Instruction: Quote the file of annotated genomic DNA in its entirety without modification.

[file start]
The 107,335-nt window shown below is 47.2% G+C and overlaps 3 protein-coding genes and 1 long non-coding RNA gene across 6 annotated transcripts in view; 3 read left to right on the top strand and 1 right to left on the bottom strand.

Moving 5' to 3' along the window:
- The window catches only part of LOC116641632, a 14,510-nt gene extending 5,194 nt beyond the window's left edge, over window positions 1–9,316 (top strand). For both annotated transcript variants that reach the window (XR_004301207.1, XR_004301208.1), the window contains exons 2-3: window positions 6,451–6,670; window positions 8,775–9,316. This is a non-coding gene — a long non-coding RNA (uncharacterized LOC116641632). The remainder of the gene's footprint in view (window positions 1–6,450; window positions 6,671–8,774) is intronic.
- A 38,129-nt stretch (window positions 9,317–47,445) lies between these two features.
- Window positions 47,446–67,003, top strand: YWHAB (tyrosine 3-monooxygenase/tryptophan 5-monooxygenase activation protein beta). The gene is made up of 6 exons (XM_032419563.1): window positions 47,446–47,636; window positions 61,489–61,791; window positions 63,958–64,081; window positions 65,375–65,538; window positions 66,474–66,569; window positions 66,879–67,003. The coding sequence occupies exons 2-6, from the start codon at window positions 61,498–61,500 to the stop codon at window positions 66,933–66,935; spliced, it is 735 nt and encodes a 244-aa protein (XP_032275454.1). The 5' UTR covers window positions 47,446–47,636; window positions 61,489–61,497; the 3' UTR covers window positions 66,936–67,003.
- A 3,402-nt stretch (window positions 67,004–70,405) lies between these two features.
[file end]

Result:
The 107,335-nt window shown below is 47.2% G+C and overlaps 3 protein-coding genes and 1 long non-coding RNA gene across 6 annotated transcripts in view; 3 read left to right on the top strand and 1 right to left on the bottom strand.

Moving 5' to 3' along the window:
- The window catches only part of LOC116641632, a 14,510-nt gene extending 5,194 nt beyond the window's left edge, over window positions 1–9,316 (top strand). For both annotated transcript variants that reach the window (XR_004301207.1, XR_004301208.1), the window contains exons 2-3: window positions 6,451–6,670; window positions 8,775–9,316. This is a non-coding gene — a long non-coding RNA (uncharacterized LOC116641632). The remainder of the gene's footprint in view (window positions 1–6,450; window positions 6,671–8,774) is intronic.
- A 38,129-nt stretch (window positions 9,317–47,445) lies between these two features.
- Window positions 47,446–67,003, top strand: YWHAB (tyrosine 3-monooxygenase/tryptophan 5-monooxygenase activation protein beta). The gene is made up of 6 exons (XM_032419563.1): window positions 47,446–47,636; window positions 61,489–61,791; window positions 63,958–64,081; window positions 65,375–65,538; window positions 66,474–66,569; window positions 66,879–67,003. The coding sequence occupies exons 2-6, from the start codon at window positions 61,498–61,500 to the stop codon at window positions 66,933–66,935; spliced, it is 735 nt and encodes a 244-aa protein (XP_032275454.1). The 5' UTR covers window positions 47,446–47,636; window positions 61,489–61,497; the 3' UTR covers window positions 66,936–67,003.
- A 3,402-nt stretch (window positions 67,004–70,405) lies between these two features.